In 1992, over the protests of outraged liberals, Arkansas Gov. Bill Clinton flew home in the midst of his presidential campaign to supervise the execution of a retarded killer. The message to voters was that Clinton, unlike previous Democratic presidential candidates, was tough on crime. Last week, after a gunman murdered seven people in a Fort Worth church, Texas Gov. George W. Bush flew home to urge Americans to “pray for love in people’s hearts.” The message this time is that Bush, unlike previous Republican presidential candidates, is compassionate.
If Bush succeeds in projecting such sensitivity, the cure may prove worse than the disease. Republicans used to win elections by calling their Democratic opponents soft on crime. Clinton, first as a candidate and then as president, frustrated this tactic by recasting gun control–previously an issue of “big government”–as an issue of getting tough on thugs. Bush, who opposes most federal gun control proposals and signed the law that lets Texans carry concealed handguns, is in danger of completing this reversal. By fighting crime with “love,” he is coming across not as a gun nut, but as a wimp.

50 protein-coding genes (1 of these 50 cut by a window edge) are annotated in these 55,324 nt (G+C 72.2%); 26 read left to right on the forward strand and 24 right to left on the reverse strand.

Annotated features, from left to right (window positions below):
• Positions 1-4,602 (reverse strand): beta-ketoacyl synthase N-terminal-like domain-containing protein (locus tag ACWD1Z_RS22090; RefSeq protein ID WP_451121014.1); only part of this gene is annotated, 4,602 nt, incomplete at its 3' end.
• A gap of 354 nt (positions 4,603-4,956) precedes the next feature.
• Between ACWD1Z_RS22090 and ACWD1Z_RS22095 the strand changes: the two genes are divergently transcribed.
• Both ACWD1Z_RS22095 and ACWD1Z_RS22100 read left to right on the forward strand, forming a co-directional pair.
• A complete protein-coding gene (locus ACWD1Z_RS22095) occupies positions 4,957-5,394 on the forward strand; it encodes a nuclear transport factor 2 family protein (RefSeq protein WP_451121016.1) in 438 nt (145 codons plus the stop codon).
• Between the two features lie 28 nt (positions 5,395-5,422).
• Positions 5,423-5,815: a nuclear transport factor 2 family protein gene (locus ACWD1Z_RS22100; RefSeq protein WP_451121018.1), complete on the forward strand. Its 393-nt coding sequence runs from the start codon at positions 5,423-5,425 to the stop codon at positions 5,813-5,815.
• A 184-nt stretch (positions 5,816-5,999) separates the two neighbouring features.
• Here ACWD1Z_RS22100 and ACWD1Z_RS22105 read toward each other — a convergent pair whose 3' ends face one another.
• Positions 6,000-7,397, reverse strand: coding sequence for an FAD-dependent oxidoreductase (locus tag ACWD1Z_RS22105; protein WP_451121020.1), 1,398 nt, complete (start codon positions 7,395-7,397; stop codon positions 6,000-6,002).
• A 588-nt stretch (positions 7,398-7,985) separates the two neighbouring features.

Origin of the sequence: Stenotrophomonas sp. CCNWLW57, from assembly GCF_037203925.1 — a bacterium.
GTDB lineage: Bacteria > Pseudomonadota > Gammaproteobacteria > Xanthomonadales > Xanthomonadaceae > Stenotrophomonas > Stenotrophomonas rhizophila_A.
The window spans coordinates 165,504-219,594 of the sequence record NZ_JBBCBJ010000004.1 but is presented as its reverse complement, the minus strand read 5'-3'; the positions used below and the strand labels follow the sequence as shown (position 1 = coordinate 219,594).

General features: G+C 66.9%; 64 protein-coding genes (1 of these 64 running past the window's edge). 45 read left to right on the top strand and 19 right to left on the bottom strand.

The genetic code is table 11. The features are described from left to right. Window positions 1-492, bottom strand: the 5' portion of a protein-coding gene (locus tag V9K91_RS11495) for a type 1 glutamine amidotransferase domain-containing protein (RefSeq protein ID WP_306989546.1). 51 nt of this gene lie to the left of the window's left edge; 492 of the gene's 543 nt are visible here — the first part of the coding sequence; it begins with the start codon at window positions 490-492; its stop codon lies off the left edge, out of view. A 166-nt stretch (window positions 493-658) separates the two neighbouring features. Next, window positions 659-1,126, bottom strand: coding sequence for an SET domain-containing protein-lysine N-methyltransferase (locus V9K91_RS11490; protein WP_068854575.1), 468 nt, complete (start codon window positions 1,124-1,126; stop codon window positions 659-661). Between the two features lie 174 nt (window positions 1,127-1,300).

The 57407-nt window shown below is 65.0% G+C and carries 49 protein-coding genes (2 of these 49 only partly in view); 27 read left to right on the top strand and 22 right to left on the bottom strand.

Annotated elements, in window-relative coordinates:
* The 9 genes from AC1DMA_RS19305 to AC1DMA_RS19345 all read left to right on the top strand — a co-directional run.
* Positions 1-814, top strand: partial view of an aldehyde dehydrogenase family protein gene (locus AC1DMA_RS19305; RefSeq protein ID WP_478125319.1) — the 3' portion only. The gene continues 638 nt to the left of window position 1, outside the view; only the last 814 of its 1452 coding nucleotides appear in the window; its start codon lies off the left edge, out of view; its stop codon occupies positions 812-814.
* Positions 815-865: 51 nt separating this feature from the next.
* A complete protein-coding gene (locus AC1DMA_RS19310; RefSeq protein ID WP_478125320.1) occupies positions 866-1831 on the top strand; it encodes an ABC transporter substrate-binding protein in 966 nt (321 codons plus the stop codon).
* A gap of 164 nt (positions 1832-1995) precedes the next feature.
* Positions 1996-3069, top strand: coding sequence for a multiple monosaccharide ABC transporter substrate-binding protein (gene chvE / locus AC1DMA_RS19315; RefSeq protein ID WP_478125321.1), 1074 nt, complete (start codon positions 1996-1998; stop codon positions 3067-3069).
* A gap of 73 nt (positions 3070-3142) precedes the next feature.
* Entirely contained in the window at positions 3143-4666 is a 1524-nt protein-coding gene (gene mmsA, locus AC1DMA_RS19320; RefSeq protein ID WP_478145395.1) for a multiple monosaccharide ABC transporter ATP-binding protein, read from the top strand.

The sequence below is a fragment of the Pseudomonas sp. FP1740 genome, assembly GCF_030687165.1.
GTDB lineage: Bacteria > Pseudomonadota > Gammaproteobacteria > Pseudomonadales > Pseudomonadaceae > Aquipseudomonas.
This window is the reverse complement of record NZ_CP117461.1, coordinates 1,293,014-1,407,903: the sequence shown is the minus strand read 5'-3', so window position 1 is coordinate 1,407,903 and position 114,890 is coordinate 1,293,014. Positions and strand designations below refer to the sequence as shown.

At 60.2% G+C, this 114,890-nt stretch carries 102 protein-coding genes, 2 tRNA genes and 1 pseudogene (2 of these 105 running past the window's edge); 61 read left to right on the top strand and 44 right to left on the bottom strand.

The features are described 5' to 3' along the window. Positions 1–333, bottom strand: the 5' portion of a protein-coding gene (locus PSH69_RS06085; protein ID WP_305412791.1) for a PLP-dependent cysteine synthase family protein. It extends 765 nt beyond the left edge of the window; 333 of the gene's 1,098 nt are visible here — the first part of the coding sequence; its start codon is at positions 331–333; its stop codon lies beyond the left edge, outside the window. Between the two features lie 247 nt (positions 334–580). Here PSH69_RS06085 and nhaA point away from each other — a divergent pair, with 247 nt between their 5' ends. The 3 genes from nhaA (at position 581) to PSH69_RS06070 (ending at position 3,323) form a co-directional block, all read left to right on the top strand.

Bush tried to send two messages in response to the Texas shooting. The first is that, as conservatives have traditionally argued, culture–particularly religion–is more important than government. In remarks replayed endlessly on television and in the print media, Bush blamed the shooting on a “wave of evil.” The killer, he surmised, “was acting as a result of evil in his heart. And I would hope that America would collectively pray for love in people’s hearts.” Rather than discuss gun control or prosecution, Bush’s campaign Web site offered visitors a single quote atop his home page: “This is a terrible tragedy made worse by the fact it took place in a house of hope and love. My thoughts and prayers are with the victims, their families and the congregation.”